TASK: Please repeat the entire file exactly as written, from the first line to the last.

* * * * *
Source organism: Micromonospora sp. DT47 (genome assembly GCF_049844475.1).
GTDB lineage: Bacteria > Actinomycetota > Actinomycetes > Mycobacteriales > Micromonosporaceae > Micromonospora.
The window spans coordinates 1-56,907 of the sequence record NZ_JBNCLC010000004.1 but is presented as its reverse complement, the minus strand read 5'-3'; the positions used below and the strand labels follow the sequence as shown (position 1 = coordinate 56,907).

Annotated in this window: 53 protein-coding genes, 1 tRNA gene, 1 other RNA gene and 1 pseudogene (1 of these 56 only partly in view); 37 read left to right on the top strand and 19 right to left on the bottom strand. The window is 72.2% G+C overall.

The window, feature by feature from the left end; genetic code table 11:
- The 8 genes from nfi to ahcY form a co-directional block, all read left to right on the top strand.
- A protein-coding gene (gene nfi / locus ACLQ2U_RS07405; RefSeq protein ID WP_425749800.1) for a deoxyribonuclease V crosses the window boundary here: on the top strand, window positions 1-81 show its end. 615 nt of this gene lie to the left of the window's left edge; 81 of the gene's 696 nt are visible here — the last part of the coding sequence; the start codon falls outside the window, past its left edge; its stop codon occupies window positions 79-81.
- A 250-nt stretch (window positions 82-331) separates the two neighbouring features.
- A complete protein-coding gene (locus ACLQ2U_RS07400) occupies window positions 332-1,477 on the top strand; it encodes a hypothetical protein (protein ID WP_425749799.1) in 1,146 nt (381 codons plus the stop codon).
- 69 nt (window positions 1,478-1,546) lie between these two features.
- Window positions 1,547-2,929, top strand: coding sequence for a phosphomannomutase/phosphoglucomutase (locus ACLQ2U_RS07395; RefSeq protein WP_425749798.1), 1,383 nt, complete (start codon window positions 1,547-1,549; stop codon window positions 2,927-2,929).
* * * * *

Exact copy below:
Source organism: Micromonospora sp. DT47 (genome assembly GCF_049844475.1).
GTDB lineage: Bacteria > Actinomycetota > Actinomycetes > Mycobacteriales > Micromonosporaceae > Micromonospora.
The window spans coordinates 1-56,907 of the sequence record NZ_JBNCLC010000004.1 but is presented as its reverse complement, the minus strand read 5'-3'; the positions used below and the strand labels follow the sequence as shown (position 1 = coordinate 56,907).

Annotated in this window: 53 protein-coding genes, 1 tRNA gene, 1 other RNA gene and 1 pseudogene (1 of these 56 only partly in view); 37 read left to right on the top strand and 19 right to left on the bottom strand. The window is 72.2% G+C overall.

The window, feature by feature from the left end; genetic code table 11:
- The 8 genes from nfi to ahcY form a co-directional block, all read left to right on the top strand.
- A protein-coding gene (gene nfi / locus ACLQ2U_RS07405; RefSeq protein ID WP_425749800.1) for a deoxyribonuclease V crosses the window boundary here: on the top strand, window positions 1-81 show its end. 615 nt of this gene lie to the left of the window's left edge; 81 of the gene's 696 nt are visible here — the last part of the coding sequence; the start codon falls outside the window, past its left edge; its stop codon occupies window positions 79-81.
- A 250-nt stretch (window positions 82-331) separates the two neighbouring features.
- A complete protein-coding gene (locus ACLQ2U_RS07400) occupies window positions 332-1,477 on the top strand; it encodes a hypothetical protein (protein ID WP_425749799.1) in 1,146 nt (381 codons plus the stop codon).
- 69 nt (window positions 1,478-1,546) lie between these two features.
- Window positions 1,547-2,929, top strand: coding sequence for a phosphomannomutase/phosphoglucomutase (locus ACLQ2U_RS07395; RefSeq protein WP_425749798.1), 1,383 nt, complete (start codon window positions 1,547-1,549; stop codon window positions 2,927-2,929).